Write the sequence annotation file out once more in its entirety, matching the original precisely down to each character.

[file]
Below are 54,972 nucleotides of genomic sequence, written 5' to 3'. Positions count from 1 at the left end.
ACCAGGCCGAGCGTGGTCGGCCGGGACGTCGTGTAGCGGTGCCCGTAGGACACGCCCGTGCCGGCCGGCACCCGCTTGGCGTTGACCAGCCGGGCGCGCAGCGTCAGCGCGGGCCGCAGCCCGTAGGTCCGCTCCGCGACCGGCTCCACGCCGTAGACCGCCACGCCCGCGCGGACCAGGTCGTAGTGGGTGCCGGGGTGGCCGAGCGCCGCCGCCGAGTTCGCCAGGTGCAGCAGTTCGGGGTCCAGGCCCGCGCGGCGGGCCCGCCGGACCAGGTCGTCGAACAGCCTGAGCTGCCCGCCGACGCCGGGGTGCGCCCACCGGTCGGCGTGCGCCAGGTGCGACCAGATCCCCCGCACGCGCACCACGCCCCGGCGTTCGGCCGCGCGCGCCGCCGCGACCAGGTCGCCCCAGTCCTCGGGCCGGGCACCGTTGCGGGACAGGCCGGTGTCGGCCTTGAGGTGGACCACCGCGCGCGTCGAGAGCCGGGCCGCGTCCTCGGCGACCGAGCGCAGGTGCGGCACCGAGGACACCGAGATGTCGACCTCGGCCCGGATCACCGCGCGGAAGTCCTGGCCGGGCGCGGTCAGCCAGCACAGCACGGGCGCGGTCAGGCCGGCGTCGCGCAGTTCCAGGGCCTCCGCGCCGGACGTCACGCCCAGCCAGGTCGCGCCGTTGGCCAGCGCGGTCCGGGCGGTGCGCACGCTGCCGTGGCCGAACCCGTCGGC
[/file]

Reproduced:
Below are 54,972 nucleotides of genomic sequence, written 5' to 3'. Positions count from 1 at the left end.
ACCAGGCCGAGCGTGGTCGGCCGGGACGTCGTGTAGCGGTGCCCGTAGGACACGCCCGTGCCGGCCGGCACCCGCTTGGCGTTGACCAGCCGGGCGCGCAGCGTCAGCGCGGGCCGCAGCCCGTAGGTCCGCTCCGCGACCGGCTCCACGCCGTAGACCGCCACGCCCGCGCGGACCAGGTCGTAGTGGGTGCCGGGGTGGCCGAGCGCCGCCGCCGAGTTCGCCAGGTGCAGCAGTTCGGGGTCCAGGCCCGCGCGGCGGGCCCGCCGGACCAGGTCGTCGAACAGCCTGAGCTGCCCGCCGACGCCGGGGTGCGCCCACCGGTCGGCGTGCGCCAGGTGCGACCAGATCCCCCGCACGCGCACCACGCCCCGGCGTTCGGCCGCGCGCGCCGCCGCGACCAGGTCGCCCCAGTCCTCGGGCCGGGCACCGTTGCGGGACAGGCCGGTGTCGGCCTTGAGGTGGACCACCGCGCGCGTCGAGAGCCGGGCCGCGTCCTCGGCGACCGAGCGCAGGTGCGGCACCGAGGACACCGAGATGTCGACCTCGGCCCGGATCACCGCGCGGAAGTCCTGGCCGGGCGCGGTCAGCCAGCACAGCACGGGCGCGGTCAGGCCGGCGTCGCGCAGTTCCAGGGCCTCCGCGCCGGACGTCACGCCCAGCCAGGTCGCGCCGTTGGCCAGCGCGGTCCGGGCGGTGCGCACGCTGCCGTGGCCGAACCCGTCGGC